There are lots of different reasons that a person might enjoy an RPG, from the story to the battle system to exploration, but I think the one aspect that speaks to just about everyone is seeing numbers go up. It’s such an appealing element of RPGs that it’s been wholesale lifted by other genres over the last several years to massive success. Some games have even gone as far as to ditch everything else, allowing you to mindlessly tap away to see your numbers go up. Templar Infinite Crusade [$1.99] doesn’t go quite that far, but it’s certainly in the neighborhood. It looks like the dog’s breakfast, it’s so random that you’ll need as much luck as strategy to survive, and yet, there’s a certain basic appeal to the game that might get its hooks into you if you give it a shot.
You play as the titular Templar, a knight on a quest to kill everything, apparently. Well, actually, you’re on a crusade to take down some elder monsters or something like that, but it doesn’t matter, since your quest never really ends. The game is basically a series of turn-based battles that happen as your warrior automatically moves from screen to screen. Each victory will put some gold in your pockets, and you’ll occasionally come across items that will buff your abilities. Eventually, you’ll stretch yourself too thin, run into a monster you can’t handle, or push your luck too far, and your crusade will come to an end, stripping you of any items you may have found. All is not lost, however, as at the end of each game, you can invest your accumulated gold pieces in permanent stat and ability boosts, ensuring that you’ll start off your next crusade a little bit stronger. The numerous random elements and the presence of perma-death lend the game a roguelike vibe, but the setbacks that result from those things are minor in the face of your gains.
Your character has a decent repertoire of abilities to choose from, but apart from your basic attack, uses are limited on any given crusade. Leveling up abilities eventually allows you to use them more frequently. That type of level-up is fairly rare, though, with more typical levels simply strengthening the skill in question. It’s kind of a tough call, because the abilities are awfully strong, dealing heavy damage and often negating damage altogether, but having so few uses of each means you quickly run out of options and have to resort to tapping attack until you finally die. It’s kind of frustrating because the massive list of enemies has a fair bit of variety in how each is best handled, but you generally can’t take advantage of those strategies since you run out of skills so quickly. Perhaps I’m overthinking it, but it feels like differentiating all these foes is a wasted effort, since the wise player is going to hold on to their skills until they come across a boss anyway.
Battles go so quickly, though, it’s hard to care too much. Fights against regular enemies last seconds, and entire crusades rarely go more than a minute or two until you really power yourself up. It makes for an odd yet compelling experience, like an endless runner template stapled to an RPG battle system. It’s really easy to fire up, play, and put away, with the comfort of knowing that you’ve made some kind of overall progress in that brief span of time. I also think it’s pretty clever that you invest your gold and get your improvements after a crusade is finished. Who wouldn’t want to have another go to see how your new abilities stack up? While I can’t see myself sitting down and putting a serious amount of time in a single play session, Templar Infinite Crusade certainly has the chops to satisfy you for brief bursts of several games in a row.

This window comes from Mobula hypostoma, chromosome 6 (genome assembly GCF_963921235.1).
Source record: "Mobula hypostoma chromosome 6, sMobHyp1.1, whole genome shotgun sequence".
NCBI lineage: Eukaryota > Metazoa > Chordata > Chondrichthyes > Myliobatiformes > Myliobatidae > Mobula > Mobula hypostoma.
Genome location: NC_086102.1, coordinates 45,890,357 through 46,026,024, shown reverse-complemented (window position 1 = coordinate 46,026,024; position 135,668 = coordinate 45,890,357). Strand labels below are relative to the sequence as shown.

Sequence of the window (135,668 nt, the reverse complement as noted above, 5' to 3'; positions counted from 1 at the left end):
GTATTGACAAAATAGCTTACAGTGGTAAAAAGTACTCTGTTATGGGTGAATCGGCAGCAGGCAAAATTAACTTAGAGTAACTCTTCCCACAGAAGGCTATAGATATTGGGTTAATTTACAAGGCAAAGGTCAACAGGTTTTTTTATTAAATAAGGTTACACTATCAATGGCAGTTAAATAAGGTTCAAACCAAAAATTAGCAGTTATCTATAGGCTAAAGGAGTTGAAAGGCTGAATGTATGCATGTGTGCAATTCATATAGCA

The core of the game works, and fairly well, at that. It’s a good thing, because almost everything else about the game is extremely rough. The graphics are a messy hodge-podge of mismatched assets, many of which are far too low-resolution for the size they occupy on the screen. There’s almost no animation to speak of, the system clock and carrier information awkwardly remain on-screen during play, and the game also suffers from rare crashes. At the very least, the soundtrack is pretty good, offering up several nice tunes that cycle as you play. There’s also support for Game Center leaderboards, many of them added in a post-release update that has added considerably to the game’s overall enjoyment. I should also mention the game has no IAP at all, in spite of how easily it could have been added in to mess with the game’s balance.
While the game suffers from an extremely weak visual presentation, the gameplay scratches a similar itch as the recently popular clicker genre of games while still requiring a bit of meaningful interaction those games tend to lack. If you’re looking for something to fill some time here and there, and you can get past the rough appearance, you’ll probably enjoy Templar Infinite Crusade well enough. I feel like the game needs a bit more work to reach its true potential, but the developer seems motivated to keep working on it, so it might get there at some point. In the meantime, it’s still pretty fun in its own right.